Now there are a lot of different trainers out there advocating different styles of tug play that all have a different twist on them. But they all have a few rules in common:

1. You start (and stop) the game.

2. You don’t “give” the dog the toy. The need to go after it.

3. You need to make the game fun. If you just hold the toy, the dog learns that them yanking on things is fun. YOU aren’t fun….. Things are fun. And the point isn’t that they love to play with toys. The point is that they love to play with YOU with the toy.

4. They Should not bite you, or your clothes! (that one should be obvious)

5. You should be able to calmly say out and have them release the toy on one command, and end the game.

Here’s a couple of examples of  trainers doing it well. They are my two favorites of all the tug advocates I’ve seen. They are:

Michael Ellis Video

(this isn’t embedded because the poster disabled it. But, it’s worth clicking. It’s a GREAT example of what solid tug work looks like)

And Ivan Balabanov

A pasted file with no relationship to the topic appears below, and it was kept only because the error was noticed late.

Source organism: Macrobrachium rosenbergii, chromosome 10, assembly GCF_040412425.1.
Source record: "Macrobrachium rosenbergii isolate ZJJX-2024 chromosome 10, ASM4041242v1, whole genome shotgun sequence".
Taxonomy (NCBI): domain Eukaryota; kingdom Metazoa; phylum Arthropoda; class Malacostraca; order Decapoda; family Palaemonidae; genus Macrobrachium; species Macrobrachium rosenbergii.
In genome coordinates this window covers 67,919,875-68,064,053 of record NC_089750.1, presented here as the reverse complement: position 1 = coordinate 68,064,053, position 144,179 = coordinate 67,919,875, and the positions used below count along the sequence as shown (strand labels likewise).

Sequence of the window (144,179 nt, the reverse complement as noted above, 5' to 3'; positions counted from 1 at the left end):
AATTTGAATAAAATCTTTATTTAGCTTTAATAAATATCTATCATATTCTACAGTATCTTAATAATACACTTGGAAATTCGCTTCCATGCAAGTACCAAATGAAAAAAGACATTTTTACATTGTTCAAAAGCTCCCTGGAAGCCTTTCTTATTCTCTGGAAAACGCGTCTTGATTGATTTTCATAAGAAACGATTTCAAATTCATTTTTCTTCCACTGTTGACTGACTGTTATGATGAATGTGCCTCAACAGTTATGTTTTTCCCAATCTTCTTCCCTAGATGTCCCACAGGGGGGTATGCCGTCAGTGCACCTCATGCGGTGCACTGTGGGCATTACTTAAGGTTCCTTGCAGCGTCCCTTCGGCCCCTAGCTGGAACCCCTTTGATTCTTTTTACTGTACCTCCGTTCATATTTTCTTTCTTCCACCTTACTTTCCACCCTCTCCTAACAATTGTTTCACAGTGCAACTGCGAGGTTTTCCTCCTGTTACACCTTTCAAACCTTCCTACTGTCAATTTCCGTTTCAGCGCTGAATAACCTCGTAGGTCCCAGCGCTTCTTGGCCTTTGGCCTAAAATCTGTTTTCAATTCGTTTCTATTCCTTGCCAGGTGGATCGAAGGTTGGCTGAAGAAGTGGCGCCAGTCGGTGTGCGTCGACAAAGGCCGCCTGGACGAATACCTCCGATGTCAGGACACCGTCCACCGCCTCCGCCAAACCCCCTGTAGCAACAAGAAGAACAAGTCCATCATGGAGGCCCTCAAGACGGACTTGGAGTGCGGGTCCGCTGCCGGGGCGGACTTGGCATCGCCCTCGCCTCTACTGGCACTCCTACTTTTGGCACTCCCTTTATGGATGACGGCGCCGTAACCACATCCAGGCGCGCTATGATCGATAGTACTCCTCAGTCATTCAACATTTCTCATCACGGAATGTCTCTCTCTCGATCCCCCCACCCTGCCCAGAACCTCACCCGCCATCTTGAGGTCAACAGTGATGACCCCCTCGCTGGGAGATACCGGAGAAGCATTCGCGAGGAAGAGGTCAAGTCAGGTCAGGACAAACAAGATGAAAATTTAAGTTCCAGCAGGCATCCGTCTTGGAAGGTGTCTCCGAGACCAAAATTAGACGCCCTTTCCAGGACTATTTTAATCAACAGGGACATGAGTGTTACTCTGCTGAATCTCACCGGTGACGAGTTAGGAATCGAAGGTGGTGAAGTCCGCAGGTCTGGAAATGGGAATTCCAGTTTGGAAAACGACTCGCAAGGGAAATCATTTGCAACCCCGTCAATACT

(The only one I could find was in German! Apparently, good English footage of quality tug trainers is hard to find without buying the DVDs)

DVD’s and the internet are awesome resources. And if you have to teach yourself I would suggest one of these guys.

But If you’re interested in the way I do tug….

Let ME show you how!!!!


What is Exercise Therapy Anyway

There is a “Biologically Appropriate” amount of exercise that all animals need to achieve optimal physical and mental health. No animal can reach their full potential without it. Dogs are no different. The problem is, in balancing a dog’s need for exercise with a dog’s need for structure. To rehabilitate a dog, they need to have extremely tight structure for a period of time. In order to meet the dogs exercise requirements without ruining their structure, owners have to spend a lot of time doing it….. Or hire us!

Problem is….. Most people’s idea of exercise is just to get them tired. Dog parks, run in the yard, endless fields of toys….. Sound familiar? And you know what….. It works. They get really tired. And no better. Not really.